By Arwa Lodhi
Bali is a beautiful Indonesian island, covered with trees and bushes generous with flowers, which fall gracefully to the ground only for locals to pick them up again to use in the mandala offerings to the gods, and on altars. Creating a mandala focuses one’s attention and establishes sacred space, and is also a way to leave beauty wherever you go. Each mandala offering is infused with prayer and intention to show gratitude for the new day.
It’s this culture that infuses the jewellery designs of Irma Wy. The designer takes her inspiration from Bali’s natural beauty and spiritual culture, and bases her ethical principles on sourcing all materials in the country, upcycling discarded silk and other fabrics to give them new life as lushly petaled chokers, earrings, bracelets and other forms of jewellery.
All crystals, stones and metals are either derived from upcycling old pieces of jewellery, or are sourced locally from small Indonesian mines, whose traceability and ethics are vetted by Irma before she selects the materials. Balinese artisans are employed for to use handcrafting techniques such as embroidery, painting, silver metal shaping and stone carving to shape local healing stones like black jade, agate and jasper into wearable art that offers protective qualities, too.
Despite these ethical credentials, Irma still believes there’s much room for to increase her brand’s eco-friendliness: “We still have a lot to improve but I believe that any authentic business needs time to reach achieve the highest sustainability possible. It’s a learning process, and one that I am going through all the time,” she said.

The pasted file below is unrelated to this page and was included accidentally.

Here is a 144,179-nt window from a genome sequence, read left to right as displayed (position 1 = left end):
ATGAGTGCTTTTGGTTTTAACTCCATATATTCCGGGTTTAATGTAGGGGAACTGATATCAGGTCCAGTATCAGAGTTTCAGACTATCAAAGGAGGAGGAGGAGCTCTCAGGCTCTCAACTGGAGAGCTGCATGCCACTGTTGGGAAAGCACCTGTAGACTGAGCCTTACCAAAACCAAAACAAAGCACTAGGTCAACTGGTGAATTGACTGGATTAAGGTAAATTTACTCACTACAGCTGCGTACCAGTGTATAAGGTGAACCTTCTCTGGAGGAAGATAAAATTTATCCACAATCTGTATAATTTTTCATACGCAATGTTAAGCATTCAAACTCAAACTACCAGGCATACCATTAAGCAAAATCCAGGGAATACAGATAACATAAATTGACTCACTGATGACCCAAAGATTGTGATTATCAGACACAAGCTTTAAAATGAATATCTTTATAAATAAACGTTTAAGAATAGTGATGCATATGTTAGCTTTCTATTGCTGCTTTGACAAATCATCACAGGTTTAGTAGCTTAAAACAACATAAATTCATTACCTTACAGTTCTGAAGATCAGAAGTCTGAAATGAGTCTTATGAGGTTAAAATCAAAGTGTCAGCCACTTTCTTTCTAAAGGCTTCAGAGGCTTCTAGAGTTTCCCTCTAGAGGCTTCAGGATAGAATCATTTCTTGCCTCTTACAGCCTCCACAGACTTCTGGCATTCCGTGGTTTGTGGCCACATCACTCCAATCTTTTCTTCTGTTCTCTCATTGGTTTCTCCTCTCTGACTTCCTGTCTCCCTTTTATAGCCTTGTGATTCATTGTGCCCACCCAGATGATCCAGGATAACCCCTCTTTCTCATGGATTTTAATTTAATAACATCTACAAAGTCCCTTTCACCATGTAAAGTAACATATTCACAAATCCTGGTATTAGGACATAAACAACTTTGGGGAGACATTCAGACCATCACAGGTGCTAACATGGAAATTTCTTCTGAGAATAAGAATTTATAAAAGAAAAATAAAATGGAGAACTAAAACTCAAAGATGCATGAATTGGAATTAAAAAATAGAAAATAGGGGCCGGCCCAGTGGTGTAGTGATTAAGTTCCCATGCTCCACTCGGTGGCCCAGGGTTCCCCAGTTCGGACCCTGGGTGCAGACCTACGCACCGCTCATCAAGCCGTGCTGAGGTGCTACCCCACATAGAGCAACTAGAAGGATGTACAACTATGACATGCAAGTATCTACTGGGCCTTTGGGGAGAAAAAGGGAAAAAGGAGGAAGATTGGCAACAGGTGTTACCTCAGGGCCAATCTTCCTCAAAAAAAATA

Irma’s pieces are reflective of the style of Balinese women with their nod to textile production, since vegetable based fabric dyeing and weaving are such important traditions on the island. Balinese traditional jewellery is highly ornamental, even Baroque, with its intricate filigree, jawan and granulation techniques that result in detailed patterns and complex designs. But whilst Irma Wy retains the spirit of Bali in her work, it’s far more pared down and minimalistic. More modern, if you will.
Irma may have Indonesian blood, but she grew up in Switzerland and studied in Paris, so she always tries to embrace contrasting cultures through her work. “There is a saying in Indonesia: Bhinneka Tunggal Ika, which means ‘unity in diversity.’ This saying runs through the heart of my work,” she says.
Whilst diversity is usually a great thing, the influx of tourism to Bali is putting pressure on the local culture there. The tourism boom means that many locals who would previously have trained as craftsmen are now turning to work in the hospitality industry instead. Fortunately, Irma has recently launched a Kickstarter campaign that will help her employ more Balinese artisans to maintain their artisanal heritage.
To support her and her brand, please click here, or see the video below for more information.
Did you enjoy this post? Want to show your gratitude? Please support us on Patreon!